After 6 years of recovery, the deleveraging by the private sector has put the US economy into a new round of growth. Increasing family wealth and the continuingly improved employment market have supported household consumption. Stimulated by such elements as the lower financing cost, increasing capacity utilization and business confidence, private investment is gradually stimulated. Helped by the economic recovery, the federal government debt ratio in the 2014 fiscal year clearly narrowed, to 2.8% from 4.1% over the previous fiscal year. However, the debt ratio of governments at all levels is still 319.3%, among the highest ratios in the world. The situation that the available source of debt service deviates from the ability to create wealth has not improved. The total US federal debt reached $18 trillion in 2014, exceeding GDP for the first time in history.

The US poverty gap has nearly reached its biggest spread in a hundred years. According to the US survey of Consumer Finance, since the financial crisis in 2008, the American lower-income households take account of 1% of the American total wealth in 2013 while the 5% richest Americans enjoy 63% of the American total wealth with their income proportion the highest in history. The income of the middle-class group has shown a declining momentum. The poverty gap in the US further enlarges and the wealth inequality has reached the highest level in over a hundred years.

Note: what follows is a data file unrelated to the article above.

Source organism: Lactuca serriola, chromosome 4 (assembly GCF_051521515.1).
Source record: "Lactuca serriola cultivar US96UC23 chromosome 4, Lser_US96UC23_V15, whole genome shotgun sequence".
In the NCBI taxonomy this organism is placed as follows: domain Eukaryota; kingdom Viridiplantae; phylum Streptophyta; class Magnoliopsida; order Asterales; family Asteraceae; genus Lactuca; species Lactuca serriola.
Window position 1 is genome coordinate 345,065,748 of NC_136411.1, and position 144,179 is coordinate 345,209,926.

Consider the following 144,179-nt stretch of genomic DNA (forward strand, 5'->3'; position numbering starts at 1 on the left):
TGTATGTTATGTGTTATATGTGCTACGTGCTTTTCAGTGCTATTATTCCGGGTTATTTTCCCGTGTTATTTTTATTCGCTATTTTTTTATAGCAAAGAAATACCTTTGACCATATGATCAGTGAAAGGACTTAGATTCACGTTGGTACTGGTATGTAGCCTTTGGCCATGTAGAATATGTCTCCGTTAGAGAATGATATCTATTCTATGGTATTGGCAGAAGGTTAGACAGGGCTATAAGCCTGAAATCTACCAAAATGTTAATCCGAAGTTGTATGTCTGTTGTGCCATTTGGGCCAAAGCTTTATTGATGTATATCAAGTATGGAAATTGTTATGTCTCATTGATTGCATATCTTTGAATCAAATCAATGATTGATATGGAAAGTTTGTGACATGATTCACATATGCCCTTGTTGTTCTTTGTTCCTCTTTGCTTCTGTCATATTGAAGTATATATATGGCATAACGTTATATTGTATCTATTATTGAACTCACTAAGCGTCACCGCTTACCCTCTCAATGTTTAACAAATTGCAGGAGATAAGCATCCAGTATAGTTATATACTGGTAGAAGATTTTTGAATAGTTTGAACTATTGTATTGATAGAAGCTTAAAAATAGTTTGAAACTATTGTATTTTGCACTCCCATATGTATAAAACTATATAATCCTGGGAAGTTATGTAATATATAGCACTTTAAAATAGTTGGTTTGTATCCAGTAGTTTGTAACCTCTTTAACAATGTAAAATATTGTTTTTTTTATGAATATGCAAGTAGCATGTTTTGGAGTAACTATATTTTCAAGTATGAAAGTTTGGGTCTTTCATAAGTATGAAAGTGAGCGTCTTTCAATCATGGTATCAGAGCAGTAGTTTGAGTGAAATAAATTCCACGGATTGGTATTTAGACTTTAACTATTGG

Also, a close look should be taken at the effect of the US monetary policy adjustment on the global and the US economy. While the US Federal Reserve is cutting its bond-buying programs and finally normalizing interest rates, how to control the withdrawal time of a series of policies of stimulating credit, investment and consumption is vital and complicated, bringing a big uncertainty to the US economic recovery. The US QE withdrawal can be said to be the US Federal Reserve’s new start, turning from a 10-year QE period to a period of normality. With the US dollar growing stronger, increasing interest rates will put the dollar-denominated overseas debts of the newly emerging economies at risk, greatly increase the risk of global economic and financial spillover risk and increase the burden of some newly emerging economies in international debt service, intensifying the default risk. Especially when the Greek debt crisis rises again, the risk of European debt lingers, the newly emerging markets fluctuate sharply, national currencies devalue and capital flows out, the US should take the important responsibility of maintaining the global financial stability and international policy coordination.